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9. Better access of SMEs through capital markets

On 24 May 2018 the Commission tabled proposals to amend the Markets Abuse Regulation (MAR), MiFID II and the newly adopted Prospectus Regulation. Facilitating SMEs' access to finance at each stage of their development is central to the Commission's CMU project. Much has already been achieved in facilitating SME's access to finance, notably simplified prospectus rules. Requirements for SME growth markets which enable smaller companies to get equity capital and debt finance (bonds) also entered into force in January 2018 (MiFID II).[41] But, as the Commission points out, more still needs to be done: the number of SME initial public offerings today has halved compared to 2006-2007. Companies listed on an SME Growth Market are required to comply with several EU rules, such as the MAR, the Prospectus Regulation or MiFID II. However, in many respects, EU laws do not differentiate between larger and smaller companies.  For example, MAR applies to all share issuers irrespective of size. With the 24 May 2018 proposals, the Commission wants to establish a more proportionate regulatory environment to support SME listing while safeguarding investor protection and market integrity.[42] The main proposed changes to SME listings rules are as follows. First, adaptation of the current obligations to keep registers of persons that have access to price-sensitive information so as to avoid excessive administrative burden for SMEs, while ensuring that competent authorities can still investigate cases of insider dealing. Second, allowing issuers with at least three years of listing on SME Growth Markets to produce a lighter prospectus when transferring to a regulated market. The proposal goes even further than the already overhauled and simplified prospectus rules in terms of making it easier for firms to tap Europe's capital markets. Third, making it easier for trading venues specialised in bond issuance to register as SME Growth Markets. This will be done by setting a new definition of debt-only issuers. Those would be companies that issue less than EUR 50 million of bonds over a 12-months period. Fourth, create a common set of rules on liquidity contracts for SME Growth Markets in all Member States, in parallel to national rules. This refers to agreements between issuers and financial intermediaries (a bank or an investment firm) for buying and selling shares of and on behalf of the issuer. By so doing, the financial intermediary enhances the liquidity of the [continua ..]

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10. Investment funds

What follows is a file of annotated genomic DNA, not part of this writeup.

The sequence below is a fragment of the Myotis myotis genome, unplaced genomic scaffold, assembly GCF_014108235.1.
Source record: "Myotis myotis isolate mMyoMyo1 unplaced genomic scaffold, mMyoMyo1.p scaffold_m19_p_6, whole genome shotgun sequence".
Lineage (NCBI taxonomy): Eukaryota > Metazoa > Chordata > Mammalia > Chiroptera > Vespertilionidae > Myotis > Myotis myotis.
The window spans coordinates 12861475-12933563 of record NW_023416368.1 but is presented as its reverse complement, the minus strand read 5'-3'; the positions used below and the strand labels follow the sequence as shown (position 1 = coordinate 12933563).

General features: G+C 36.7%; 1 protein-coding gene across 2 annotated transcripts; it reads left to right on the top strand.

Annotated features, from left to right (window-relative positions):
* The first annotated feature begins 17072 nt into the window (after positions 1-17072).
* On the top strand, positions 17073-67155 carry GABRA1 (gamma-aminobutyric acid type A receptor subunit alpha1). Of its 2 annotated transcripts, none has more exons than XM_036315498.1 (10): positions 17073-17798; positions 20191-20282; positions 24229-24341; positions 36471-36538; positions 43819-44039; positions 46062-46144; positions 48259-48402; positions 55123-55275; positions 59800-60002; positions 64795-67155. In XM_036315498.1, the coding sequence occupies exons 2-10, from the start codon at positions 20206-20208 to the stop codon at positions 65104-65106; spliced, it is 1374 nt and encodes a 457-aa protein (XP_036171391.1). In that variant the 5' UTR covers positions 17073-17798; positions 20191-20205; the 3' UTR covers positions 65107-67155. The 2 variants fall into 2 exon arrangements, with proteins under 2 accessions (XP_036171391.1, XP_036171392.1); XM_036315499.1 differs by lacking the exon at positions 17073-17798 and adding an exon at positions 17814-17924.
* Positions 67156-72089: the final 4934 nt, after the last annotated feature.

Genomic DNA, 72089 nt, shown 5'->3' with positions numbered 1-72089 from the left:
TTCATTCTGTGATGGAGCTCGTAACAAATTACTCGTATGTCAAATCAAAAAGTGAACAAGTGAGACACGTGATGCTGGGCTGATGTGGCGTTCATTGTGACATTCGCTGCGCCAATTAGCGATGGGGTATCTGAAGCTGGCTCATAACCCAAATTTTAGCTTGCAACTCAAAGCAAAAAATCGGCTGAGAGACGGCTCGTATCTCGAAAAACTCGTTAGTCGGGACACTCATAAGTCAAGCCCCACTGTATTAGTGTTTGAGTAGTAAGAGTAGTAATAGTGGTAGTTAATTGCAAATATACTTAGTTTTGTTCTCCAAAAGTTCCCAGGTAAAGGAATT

Investment funds play an important intermediate role in matching supply with demand for capital.[43] The CMU Action Plan therefore contains a good number of initiatives relating to investment funds. Venture capital First of all, there are various initiatives intended to strengthen the venture capital market.[44] On 1 March 2018, new rules on venture capital investment (EuVECA) and social entrepreneurship funds (EuSEF) entered into application, making it easier for fund managers of all sizes to run these funds and allowing a greater range of companies to benefit from their investments. The new rules will also make the cross-border marketing of EuVECA and EuSEF funds less costly and will simplify registration processes.[45] In addition, in November 2017, the Commission published a 'Call for expression of interest' to assess whether asset managers are prepared to manage venture capital funds-of-funds with EU support in order to induce large institutional investors to invest in this investment category and thus boost the European venture capital industry. It received 17 applications by the 31 January 2017 deadline. As a first step, the Commission assessed all investment proposals and conducted the pre-selection based on their policy fit with the programme. Soon after, the European Investment Fund (EIF) conducted its standard due diligence process of the pre-selected candidates, six of which were selected for funding and invited to enter into negotiations with the EIF late in 2017. The first two signatures took place on 10 April 2018 in Brussels between IsomerCapital and EIF, and Axon Partners Group and the EIF. The remaining four - Aberdeen Standard Investments, LGT, Lombard Odier Asset Management and Schroder Adveq - are expected to be finalised in the course of 2018.[46] The Commission services have reviewed national tax incentives for venture capital and business angels. Building on this and on the initiatives envisaged under the 2016 Start-up and Scale-up Initiative, a study setting out good practices has been published on 8 June 2017.[47] It will support Member States' policy design and implementation, including through the European semester, to improve the effectiveness of such tax incentives and foster the development of local capital markets. Cross-border distribution In addition, there are concerns about the regulatory and administrative barriers to cross-border distribution of investment funds. On 2 July 2016 the Commission [continua ..]